New England Sings 2018 Report

Topping off NECOM’s fabulous year was the biennial choral project New England Sings!  that promoted singing, composition and Australian music in schools across the region.  It brought together 800+ school students and 40 teachers from over 30 schools, 80 instrumentalists and a galaxy of Australia’s most inspiring composers, poets and writers. It amassed two Primary School Choirs, a Secondary School Choir and the Armidale Youth Orchestra joined by members of the Armidale Symphony Orchestra, Brass and Pipe Bands to perform two standing-room-only concerts to a maximum audience of 1100.

 Twelve months in the planning, New England Sings! was created  by Program Manager Corinne Arter and AMTA (Armidale Music Teachers Association) with funding and support from the Armidale Decorative & Fine Arts Society, Greater Bank Armidale, Armidale North Rotary Club, Rotary Club of Central Armidale, John Hadfield piano tuning, Edwards Coaches and Armidale CWA .  It premiered two new choral commissions from Australian composers Felix Riebl and Dan Walker.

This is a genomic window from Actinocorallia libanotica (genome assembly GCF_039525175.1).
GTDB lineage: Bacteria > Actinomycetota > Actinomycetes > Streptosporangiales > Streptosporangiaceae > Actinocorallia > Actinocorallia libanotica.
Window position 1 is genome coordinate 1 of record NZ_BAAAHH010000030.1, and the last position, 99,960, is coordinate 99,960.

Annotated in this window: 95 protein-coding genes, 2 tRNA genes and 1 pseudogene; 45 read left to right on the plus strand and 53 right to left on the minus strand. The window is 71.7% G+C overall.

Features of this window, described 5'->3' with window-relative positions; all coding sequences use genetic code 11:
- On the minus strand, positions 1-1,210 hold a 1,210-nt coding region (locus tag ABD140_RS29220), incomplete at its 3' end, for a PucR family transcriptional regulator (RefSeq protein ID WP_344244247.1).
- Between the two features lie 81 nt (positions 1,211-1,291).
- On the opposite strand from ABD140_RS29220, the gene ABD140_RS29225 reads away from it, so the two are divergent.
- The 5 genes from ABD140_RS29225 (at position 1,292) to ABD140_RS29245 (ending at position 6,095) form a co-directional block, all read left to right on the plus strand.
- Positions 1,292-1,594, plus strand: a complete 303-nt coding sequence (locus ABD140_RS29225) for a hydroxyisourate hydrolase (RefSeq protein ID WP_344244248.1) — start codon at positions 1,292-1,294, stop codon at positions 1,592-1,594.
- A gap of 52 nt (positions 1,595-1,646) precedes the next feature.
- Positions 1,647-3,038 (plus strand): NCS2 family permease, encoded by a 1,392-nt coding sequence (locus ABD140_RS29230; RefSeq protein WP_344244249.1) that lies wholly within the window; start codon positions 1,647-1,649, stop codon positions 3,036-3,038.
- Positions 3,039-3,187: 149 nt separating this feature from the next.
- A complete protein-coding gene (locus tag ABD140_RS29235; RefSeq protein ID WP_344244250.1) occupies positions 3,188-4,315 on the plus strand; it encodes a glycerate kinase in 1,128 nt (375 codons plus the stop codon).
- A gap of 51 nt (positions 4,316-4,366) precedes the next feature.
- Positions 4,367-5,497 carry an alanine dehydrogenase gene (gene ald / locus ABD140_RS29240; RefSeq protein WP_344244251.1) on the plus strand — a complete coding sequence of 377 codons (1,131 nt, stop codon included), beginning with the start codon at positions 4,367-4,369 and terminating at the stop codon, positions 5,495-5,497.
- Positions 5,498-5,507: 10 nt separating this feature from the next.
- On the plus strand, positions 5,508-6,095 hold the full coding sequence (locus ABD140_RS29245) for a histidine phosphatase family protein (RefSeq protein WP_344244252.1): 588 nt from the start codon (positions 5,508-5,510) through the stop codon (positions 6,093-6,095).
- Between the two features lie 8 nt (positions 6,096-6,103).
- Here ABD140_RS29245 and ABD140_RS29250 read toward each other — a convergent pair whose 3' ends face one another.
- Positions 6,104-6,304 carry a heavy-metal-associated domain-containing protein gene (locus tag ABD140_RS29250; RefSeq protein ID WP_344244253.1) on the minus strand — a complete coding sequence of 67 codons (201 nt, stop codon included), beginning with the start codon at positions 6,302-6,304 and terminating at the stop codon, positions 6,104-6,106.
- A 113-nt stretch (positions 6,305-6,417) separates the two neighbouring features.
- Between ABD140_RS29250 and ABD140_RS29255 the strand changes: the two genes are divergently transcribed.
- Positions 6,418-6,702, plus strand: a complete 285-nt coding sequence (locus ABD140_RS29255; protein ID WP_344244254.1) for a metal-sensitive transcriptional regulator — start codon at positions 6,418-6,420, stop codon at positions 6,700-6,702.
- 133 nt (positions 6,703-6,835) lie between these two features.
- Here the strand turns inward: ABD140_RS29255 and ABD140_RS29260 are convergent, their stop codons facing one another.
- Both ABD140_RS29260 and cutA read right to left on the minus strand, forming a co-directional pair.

The outstanding artistic success of the project was due to the six-month rehearsal schedule where a team of outstanding choral conductors and accompanists gave 20 regional workshops in Armidale, Glen Innes, Inverell, Gunnedah, Dorrigo, Tamworth and Walcha. It also included curriculum resources, composer workshops, professional development sessions and transport subsidies for remote schools.

Mr Bauer, who was given the honour of being MC for this year’s New England Sings!, said that nothing could have prepared him for the size and scale of the biennial event. “When you witness just how professional the end result is, you realise why 12 months of planning and six months of rehearsing is necessary. This was not just a standard concert, however; the learning experiences that were offered to the students were numerous, especially the workshops with the composers. The students who take part in New England Sings! are now able to draw on everything they’ve learned throughout the process. They’ll be better sight-readers, more confident singers, and they’ll have a greater appreciation for the high calibre of choral composers we have in this country”, Mr Bauer said.

In a region where the cost and time of long-distance travel is prohibitive and in a year crippled by serious drought, the support and participation of so many students, schools, teachers, families and community organisations is a testimony to the power of music education as a social catalyst and to NECOM’s leadership in community music making.